Music Films Come to Life at Houston Cinema Arts Festival
It's not by design, but the fifth installment of the Houston Cinema Arts Festival is so packed with music-oriented films, both narrative and documentary, that it makes a pretty damn good music festival all by itself -- complete with several live performances.
All images courtesy of Houston Cinema Arts Festival A still from the documentary Narco Cultura
Pairing music with films has always been an essential element of HCAF, which officially runs Wednesday night through Sunday at ten different venues across town, from the Aurora Picture Show and Museum of Fine Arts, Houston to the Asia Society Texas Center and Project Row Houses' Eldorado Ballroom. (Many screenings take place at Sundance Cinemas downtown, however.) At the first HCAF in 2008, San Francisco indie-rock band Dengue Fever set a precedent by providing a live score to the 1925 film The Lost World.
"To tell you the truth, I'm not trying to make the festival primarily a music festival," says the festival's artistic director, Richard Herskowitz. "The main thing is to celebrate all the arts, and so I'm kind of happy that this year has that kind of emphasis.
"I would say music is always going to be one of the most important art forms in the festival," he adds. "Because for one thing, we love to do live performance with film."
This year's HCAF indeed sees a number of live performances, from a set from two members of the Gourds following the new documentary about the popular Austin band that recently went on hiatus, to Chinese folk musicians who will accompany the film The Love Songs of Tiedan. Other live sets include a klezmer score to 1931 drama The Yellow Ticket, interactive musician/animator Jeremy Rourke climbing into the screen, and some even more progressive than that.
"A lot of stuff in our gallery downtown [HCAF headquarters at 1201 Main] is really futuristic stuff," Herskowitz says. "We've got an interactive film by this young hip-hop perfomer named young Jake and it works out of an iPad. It's really hard to describe. You gotta see it."
One of HCAF's featured guests is Charlie Ahearn, who will present a screening of his seminal 1983 hip-hop film Wild Style and several other works. And then alongside possible Oscar contenders such as Nebraska and August: Osage County, other HCAF offerings -- such as a 20th-anniversary screening of Richard Linklater's classic stoner comedy Dazed and Confused and Wim Wenders' haunting 1984 drama Paris, Texas, shot largely in Houston and featuring Ry Cooder's evocative slide-guitar score -- are today arguably remembered for their music more than anything else.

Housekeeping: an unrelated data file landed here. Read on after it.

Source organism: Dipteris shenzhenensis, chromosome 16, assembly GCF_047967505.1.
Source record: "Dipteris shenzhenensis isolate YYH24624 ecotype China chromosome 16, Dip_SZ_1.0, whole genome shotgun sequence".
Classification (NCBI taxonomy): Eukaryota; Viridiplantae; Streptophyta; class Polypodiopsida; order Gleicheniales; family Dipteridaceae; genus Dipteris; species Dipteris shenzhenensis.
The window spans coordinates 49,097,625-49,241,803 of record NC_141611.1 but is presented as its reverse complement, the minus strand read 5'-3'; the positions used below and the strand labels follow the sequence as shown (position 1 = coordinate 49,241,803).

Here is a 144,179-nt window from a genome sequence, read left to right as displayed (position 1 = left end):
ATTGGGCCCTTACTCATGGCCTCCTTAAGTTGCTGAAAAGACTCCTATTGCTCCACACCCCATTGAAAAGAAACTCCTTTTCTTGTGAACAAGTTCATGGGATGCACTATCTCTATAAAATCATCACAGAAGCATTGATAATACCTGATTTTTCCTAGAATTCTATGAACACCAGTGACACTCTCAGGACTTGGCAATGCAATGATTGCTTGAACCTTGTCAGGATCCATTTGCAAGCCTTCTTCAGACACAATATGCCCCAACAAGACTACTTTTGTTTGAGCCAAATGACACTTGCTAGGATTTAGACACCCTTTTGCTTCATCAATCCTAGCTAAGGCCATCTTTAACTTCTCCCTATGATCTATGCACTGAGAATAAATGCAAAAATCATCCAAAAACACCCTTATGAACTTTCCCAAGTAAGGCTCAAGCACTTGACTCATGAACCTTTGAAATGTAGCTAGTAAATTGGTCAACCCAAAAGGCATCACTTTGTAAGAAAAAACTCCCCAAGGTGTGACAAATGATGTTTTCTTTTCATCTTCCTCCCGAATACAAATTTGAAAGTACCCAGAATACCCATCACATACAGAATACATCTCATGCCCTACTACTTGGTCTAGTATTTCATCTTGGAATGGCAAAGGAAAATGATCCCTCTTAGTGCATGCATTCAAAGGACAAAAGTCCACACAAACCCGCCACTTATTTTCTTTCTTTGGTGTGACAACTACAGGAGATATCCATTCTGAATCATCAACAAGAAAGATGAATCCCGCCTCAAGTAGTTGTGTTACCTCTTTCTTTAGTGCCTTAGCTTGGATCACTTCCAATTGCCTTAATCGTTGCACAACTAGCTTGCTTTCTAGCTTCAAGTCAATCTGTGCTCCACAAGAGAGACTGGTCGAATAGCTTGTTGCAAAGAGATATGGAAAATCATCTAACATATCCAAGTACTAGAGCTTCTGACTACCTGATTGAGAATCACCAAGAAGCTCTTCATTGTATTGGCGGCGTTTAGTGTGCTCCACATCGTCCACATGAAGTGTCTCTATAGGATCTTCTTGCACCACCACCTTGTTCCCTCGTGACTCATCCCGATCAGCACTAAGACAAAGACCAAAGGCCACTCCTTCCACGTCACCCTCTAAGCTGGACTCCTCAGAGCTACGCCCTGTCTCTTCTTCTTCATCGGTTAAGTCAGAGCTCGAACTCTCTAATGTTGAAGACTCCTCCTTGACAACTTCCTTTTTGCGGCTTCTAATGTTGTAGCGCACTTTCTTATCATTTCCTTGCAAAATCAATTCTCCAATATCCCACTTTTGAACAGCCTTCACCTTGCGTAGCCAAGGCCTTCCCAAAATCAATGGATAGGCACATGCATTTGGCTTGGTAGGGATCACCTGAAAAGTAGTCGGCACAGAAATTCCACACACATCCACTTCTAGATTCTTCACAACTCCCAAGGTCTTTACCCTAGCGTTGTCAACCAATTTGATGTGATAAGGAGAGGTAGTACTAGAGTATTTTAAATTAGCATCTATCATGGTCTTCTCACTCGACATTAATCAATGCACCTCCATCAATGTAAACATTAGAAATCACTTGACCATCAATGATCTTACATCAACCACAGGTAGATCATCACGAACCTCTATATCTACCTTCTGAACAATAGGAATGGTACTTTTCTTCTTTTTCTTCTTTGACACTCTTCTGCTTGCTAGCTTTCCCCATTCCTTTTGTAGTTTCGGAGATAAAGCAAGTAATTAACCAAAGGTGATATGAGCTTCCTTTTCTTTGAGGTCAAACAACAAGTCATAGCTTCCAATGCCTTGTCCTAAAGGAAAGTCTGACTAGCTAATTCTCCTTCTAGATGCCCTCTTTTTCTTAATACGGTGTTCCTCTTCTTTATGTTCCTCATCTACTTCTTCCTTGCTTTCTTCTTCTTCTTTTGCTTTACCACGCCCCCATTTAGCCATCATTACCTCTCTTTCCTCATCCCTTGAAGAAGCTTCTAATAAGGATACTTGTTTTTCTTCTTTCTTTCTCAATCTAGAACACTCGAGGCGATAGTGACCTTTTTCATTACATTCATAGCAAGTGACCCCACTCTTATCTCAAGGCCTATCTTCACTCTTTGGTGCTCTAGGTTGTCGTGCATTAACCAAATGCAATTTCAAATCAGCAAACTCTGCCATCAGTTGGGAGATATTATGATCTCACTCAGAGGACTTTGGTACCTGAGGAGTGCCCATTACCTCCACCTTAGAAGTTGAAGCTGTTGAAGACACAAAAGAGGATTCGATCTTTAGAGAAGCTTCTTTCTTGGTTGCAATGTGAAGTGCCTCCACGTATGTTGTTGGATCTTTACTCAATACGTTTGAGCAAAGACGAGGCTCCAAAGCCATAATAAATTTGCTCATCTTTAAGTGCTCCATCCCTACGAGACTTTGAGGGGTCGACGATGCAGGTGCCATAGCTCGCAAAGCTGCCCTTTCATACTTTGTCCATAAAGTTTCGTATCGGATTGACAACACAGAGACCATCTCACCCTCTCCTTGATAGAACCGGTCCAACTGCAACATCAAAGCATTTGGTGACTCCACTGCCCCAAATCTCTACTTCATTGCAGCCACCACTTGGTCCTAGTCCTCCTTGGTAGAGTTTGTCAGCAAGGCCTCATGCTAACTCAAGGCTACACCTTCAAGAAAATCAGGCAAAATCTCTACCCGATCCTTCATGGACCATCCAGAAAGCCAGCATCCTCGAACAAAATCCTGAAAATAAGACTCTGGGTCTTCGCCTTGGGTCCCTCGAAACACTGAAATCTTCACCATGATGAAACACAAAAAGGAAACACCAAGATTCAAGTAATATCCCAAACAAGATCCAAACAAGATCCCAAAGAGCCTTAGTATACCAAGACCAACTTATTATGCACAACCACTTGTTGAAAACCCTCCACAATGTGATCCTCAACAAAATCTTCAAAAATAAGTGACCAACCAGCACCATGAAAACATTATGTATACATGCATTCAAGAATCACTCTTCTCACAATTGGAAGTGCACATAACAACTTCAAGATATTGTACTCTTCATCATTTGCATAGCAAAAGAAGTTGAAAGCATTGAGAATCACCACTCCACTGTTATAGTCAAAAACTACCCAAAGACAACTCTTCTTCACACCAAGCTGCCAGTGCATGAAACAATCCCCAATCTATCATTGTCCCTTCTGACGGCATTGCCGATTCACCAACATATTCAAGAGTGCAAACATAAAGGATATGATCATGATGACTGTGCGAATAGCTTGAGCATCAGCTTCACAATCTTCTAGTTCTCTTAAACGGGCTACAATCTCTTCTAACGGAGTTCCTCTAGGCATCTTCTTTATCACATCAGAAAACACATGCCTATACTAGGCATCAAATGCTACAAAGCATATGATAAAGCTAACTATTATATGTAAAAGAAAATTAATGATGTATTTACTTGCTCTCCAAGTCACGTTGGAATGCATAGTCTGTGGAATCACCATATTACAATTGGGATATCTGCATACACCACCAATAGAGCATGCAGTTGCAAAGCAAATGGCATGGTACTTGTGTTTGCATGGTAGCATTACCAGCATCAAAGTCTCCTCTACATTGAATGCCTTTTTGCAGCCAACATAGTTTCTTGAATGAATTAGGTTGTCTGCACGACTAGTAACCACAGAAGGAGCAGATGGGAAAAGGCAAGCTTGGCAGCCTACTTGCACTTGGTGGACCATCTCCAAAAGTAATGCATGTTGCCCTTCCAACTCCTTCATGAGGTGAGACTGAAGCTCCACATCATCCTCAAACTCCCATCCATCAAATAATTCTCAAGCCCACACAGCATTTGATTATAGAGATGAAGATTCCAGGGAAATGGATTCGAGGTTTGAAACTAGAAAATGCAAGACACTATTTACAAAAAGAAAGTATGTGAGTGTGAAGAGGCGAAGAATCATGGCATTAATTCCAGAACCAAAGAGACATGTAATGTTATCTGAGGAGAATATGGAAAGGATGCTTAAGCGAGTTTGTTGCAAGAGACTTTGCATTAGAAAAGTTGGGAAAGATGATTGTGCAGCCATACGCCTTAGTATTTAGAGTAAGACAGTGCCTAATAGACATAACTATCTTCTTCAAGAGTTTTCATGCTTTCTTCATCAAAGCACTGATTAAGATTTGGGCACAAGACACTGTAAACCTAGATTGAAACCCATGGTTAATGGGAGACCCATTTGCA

"Sometimes I think it's by unconscious design," laughs Herskovitz. "I did notice that myself when it was done; you know, the variety of music that's celebrated across the festival is pretty amazing to me."
So what does Herskowitz look for in a music film for the HCAF?
"I'm particularly concerned that the film be cinematically exciting," he says. "That it not simply be informational, that it uses the artistic qualities of the cinematic medium in original, exciting ways. So it's exciting and interesting music, but also exciting filmmaking."
And then how does he find the films that he presents?
"For one thing I go to a bunch of festivals, but I also consult with a lot of people," explains Herskowitz. "Sometimes they're other programmers and sometimes they're people locally who advise me. There are people in this town who are really savvy."
The HCAF was kind enough to send over brief synopses of all 16 music-focused films screening at its 2013 festival; Rocks Off condensed them a little bit more. A complete schedule of screenings, a map of HCAF's ten venues and lots more is available at cinemartsociety.org.
See the films on the next page.